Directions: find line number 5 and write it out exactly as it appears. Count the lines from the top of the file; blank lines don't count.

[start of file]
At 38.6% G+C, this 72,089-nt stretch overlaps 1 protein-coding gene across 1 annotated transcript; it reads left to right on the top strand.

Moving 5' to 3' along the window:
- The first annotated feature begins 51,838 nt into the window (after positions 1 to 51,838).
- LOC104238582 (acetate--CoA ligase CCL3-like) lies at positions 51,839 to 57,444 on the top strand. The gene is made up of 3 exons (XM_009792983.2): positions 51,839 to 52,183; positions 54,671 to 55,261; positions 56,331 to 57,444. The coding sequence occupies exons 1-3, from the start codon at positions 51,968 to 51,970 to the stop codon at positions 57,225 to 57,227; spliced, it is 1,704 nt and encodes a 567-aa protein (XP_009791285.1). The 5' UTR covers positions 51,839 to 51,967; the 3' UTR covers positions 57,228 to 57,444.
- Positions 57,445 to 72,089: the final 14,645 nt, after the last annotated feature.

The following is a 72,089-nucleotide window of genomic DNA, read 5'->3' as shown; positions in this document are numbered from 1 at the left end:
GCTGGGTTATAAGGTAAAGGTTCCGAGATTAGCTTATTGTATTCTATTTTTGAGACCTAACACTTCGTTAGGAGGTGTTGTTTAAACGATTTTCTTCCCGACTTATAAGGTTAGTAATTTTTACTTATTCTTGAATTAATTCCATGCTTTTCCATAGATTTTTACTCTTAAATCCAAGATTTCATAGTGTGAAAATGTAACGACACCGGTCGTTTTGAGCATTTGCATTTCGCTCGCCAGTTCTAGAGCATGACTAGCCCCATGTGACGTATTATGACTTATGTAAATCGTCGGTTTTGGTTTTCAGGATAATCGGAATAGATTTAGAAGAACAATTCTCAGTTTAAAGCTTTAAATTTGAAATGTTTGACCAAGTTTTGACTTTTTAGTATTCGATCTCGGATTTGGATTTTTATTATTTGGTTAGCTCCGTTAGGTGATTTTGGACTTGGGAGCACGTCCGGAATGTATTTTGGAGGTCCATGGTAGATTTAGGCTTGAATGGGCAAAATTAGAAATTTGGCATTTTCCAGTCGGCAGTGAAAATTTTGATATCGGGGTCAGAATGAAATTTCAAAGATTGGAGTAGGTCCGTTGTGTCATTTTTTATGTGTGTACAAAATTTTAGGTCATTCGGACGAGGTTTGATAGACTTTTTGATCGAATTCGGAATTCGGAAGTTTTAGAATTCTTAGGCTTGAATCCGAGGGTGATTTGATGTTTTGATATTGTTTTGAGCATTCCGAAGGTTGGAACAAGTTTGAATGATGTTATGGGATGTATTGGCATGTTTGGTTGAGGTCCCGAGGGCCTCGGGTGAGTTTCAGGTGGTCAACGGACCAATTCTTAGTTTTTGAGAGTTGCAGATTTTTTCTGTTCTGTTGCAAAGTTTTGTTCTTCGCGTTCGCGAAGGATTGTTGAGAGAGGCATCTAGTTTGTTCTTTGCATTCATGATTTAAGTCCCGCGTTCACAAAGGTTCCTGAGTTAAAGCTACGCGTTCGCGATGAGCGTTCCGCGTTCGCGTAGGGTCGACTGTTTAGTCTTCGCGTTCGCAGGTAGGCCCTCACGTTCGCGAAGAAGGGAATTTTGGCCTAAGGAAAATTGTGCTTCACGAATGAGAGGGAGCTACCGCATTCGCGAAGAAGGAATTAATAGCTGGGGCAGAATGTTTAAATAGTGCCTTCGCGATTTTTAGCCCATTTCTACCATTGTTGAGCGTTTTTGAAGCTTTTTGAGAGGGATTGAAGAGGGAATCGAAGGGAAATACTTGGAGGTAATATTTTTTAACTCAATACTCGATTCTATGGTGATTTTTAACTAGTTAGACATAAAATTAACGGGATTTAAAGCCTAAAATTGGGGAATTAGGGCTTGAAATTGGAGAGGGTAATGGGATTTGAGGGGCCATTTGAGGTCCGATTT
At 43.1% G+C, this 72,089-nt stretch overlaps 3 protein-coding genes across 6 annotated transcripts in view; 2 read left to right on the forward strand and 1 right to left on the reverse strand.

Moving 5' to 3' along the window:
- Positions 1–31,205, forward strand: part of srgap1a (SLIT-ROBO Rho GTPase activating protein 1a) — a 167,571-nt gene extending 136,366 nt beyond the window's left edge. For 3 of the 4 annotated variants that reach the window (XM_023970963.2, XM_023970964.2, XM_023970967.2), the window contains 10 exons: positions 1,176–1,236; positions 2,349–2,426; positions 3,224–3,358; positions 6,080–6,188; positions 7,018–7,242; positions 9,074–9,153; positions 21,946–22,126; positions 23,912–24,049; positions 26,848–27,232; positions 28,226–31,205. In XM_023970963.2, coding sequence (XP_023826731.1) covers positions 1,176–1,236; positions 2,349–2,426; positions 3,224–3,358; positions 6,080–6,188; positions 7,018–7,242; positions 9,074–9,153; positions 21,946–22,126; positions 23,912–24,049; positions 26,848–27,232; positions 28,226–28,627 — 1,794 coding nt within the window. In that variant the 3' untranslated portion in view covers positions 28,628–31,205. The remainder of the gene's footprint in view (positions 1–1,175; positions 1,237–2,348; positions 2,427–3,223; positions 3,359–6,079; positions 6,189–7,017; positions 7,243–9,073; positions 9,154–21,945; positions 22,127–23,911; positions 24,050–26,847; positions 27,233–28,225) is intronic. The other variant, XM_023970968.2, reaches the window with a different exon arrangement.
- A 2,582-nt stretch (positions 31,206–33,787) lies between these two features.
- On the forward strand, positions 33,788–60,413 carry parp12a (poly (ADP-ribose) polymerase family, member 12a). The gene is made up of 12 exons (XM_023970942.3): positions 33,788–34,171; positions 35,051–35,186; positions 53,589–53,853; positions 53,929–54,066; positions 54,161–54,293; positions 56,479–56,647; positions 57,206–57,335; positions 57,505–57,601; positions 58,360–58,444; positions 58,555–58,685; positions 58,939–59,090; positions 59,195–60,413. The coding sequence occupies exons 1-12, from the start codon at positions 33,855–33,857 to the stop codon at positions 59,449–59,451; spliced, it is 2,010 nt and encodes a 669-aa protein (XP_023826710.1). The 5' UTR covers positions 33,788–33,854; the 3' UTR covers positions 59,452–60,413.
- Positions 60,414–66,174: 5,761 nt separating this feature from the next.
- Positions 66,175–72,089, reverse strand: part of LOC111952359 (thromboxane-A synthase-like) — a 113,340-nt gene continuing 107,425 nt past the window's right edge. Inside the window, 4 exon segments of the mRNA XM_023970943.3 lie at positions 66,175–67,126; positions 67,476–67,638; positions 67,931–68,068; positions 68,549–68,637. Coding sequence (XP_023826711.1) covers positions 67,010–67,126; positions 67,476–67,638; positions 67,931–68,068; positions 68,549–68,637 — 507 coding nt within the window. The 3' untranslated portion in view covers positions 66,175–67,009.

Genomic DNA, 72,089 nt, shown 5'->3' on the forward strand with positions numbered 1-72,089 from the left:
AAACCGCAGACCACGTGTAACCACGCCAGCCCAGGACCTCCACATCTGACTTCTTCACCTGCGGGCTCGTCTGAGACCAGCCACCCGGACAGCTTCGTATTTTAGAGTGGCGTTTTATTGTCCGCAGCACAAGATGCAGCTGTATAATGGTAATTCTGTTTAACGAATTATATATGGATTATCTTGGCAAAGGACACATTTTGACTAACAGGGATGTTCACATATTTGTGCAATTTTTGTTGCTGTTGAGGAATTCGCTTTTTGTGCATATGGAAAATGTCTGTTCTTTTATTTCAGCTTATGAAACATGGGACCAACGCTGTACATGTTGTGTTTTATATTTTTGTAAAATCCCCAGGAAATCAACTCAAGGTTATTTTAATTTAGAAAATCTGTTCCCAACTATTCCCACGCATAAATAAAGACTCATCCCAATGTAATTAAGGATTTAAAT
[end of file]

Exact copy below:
- Positions 57,445 to 72,089: the final 14,645 nt, after the last annotated feature.